The Queen may be 95 but she has turned down the Oldie of the Year trophy because she feels she does not meet the criteria, believing “you are only as old as you feel”.
The monarch “politely but firmly” declined the award, but sent a message with her “warmest best wishes”.
Author and broadcaster Gyles Brandreth, chairman of the awards, wrote to the Queen’s private secretary, Sir Edward Young, to ask if she would accept the main Oldie of the Year accolade.
But in a letter published in the November issue of the magazine, her assistant private secretary, Tom Laing-Baker, wrote: “Her Majesty believes you are as old as you feel, as such The Queen does not believe she meets the relevant criteria to be able to accept, and hopes you will find a more worthy recipient.”
The Queen, who is just five years away from her 100th birthday, is the nation’s longest reigning monarch and is due to celebrate her Platinum Jubilee – 70 years on the throne – next year.
She still keeps a busy diary of events and audiences and deals with her daily red boxes of official papers.
She held two audiences on Tuesday via video link from Windsor Castle, greeting the Japanese ambassador Hajime Hayashi and the EU ambassador Joao de Almeida.
Later, she is hosting a reception at Windsor for international business and investment leaders to mark the Global Investment Summit.
Her daughter-in-law, the Duchess of Cornwall, joined Brandreth for the publication’s first in-person awards ceremony since 2019 at The Savoy hotel in London.
For the past 29 years, the Oldie of The Year Awards have celebrated the achievements of those of the older generation who have made a special contribution to public life.
Previous winners have included everyone from Oscar winners to Nobel laureates, from community care nurses to veteran athletes, from Sir John Major to Dame Olivia de Havilland and David Hockney.
Brandreth revealed that actress Dame Maureen Lipman, one of the judges, raised the prospect of the magazine honouring the Queen in recognition of her leadership during the pandemic and ahead of the Jubilee.
He described the letter he received from Balmoral Castle in response as “lovely”, writing: “Perhaps in the future we will sound out Her Majesty once more.”
The late Duke of Edinburgh was named Oldie of the Year in 2011 to mark his 90th birthday.
Philip wrote a letter of appreciation, joking: “There is nothing like it for morale to be reminded that the years are passing – ever more quickly – and that bits are beginning to drop off the ancient frame.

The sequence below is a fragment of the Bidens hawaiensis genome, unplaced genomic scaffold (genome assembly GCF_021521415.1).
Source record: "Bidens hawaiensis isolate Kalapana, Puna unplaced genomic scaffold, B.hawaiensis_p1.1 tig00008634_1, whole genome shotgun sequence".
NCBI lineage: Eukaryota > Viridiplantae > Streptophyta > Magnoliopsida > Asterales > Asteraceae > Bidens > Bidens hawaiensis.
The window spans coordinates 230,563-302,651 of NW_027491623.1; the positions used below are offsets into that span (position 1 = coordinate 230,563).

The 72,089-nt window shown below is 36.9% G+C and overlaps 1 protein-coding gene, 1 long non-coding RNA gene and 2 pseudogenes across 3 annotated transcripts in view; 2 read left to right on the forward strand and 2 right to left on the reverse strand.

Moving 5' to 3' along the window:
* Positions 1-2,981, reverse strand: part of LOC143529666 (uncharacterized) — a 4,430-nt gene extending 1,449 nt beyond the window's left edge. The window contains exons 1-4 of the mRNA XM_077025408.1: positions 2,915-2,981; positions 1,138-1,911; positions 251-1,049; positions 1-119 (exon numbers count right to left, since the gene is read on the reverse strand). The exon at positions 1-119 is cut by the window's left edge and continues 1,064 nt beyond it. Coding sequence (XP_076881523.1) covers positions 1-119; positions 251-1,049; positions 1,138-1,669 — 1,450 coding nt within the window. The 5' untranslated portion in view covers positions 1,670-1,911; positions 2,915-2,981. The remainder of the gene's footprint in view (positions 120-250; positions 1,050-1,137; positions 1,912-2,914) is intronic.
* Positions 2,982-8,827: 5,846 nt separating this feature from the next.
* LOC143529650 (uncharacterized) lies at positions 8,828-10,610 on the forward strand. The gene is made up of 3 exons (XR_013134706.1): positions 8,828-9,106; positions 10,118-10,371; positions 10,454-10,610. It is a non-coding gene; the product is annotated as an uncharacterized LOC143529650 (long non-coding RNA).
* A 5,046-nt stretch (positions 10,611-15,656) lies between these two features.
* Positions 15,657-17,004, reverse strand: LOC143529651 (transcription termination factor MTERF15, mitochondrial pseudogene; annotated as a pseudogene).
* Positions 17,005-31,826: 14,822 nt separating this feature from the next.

“But it is nice to be remembered at all.”
The Queen’s husband of 73 years died in April.
The monarch has been pictured out and about at the Royal Windsor Horse Show and Ascot in the months since, and still enjoys riding her own ponies.
Last week, she used a walking stick for what is believed to be the first time at a major public event when she attended a service marking the centenary of the Royal British Legion.
The main Oldie of the Year award went, in the end, to French-American actress and dancer Leslie Caron, who at 90 is five years younger than the Queen.
The Oldie of the Year goes to Leslie Caron – sublime film star and dancer, still topping the bill at 90!Awards presented by the Duchess of Cornwall @ClarenceHouse @GylesB1 @HGACinema @TheSavoyLondon #actor #Dancer #youareasoldasyoufeel sponsored by @BaillieGifford pic.twitter.com/tG0v0Jl0yD
— The Oldie (@OldieMagazine) October 19, 2021
Former England footballer Sir Geoff Hurst, 79, won the Oldie Golden Boot of the Year and cook Delia Smith, 80, was honoured with the Truly Scrumptious Oldie award.
In her speech, Camilla, who is 74, joked about the downsides of ageing, saying: “I think those of us who have already passed our three score years and ten have to acknowledge that there are certain disadvantages to growing older.”
She added: “There are times, I know, when we all experience those senior moments.
“But there are advantages to growing older, too – watching one’s children growing up, enjoying one’s grandchildren – knowing that they’ll be going home after the visit, finding more time to read, finding time to read The Oldie, and coming to jolly lunches like this one.”
She echoed Richard Ingrams, The Oldie magazine’s founding editor, and said older people had to show they still had “snap in their celery” in order to win.
Brandreth said Camilla, who received the Oldie Award for Spouse of the Year in 2006, is no longer eligible herself.
He said: “The duchess is far too young. It’s not even remotely possible.
“It’s changed since we began because it’s now really people in their 80s and 90s and we’ve had centenarians, so she genuinely is too young.”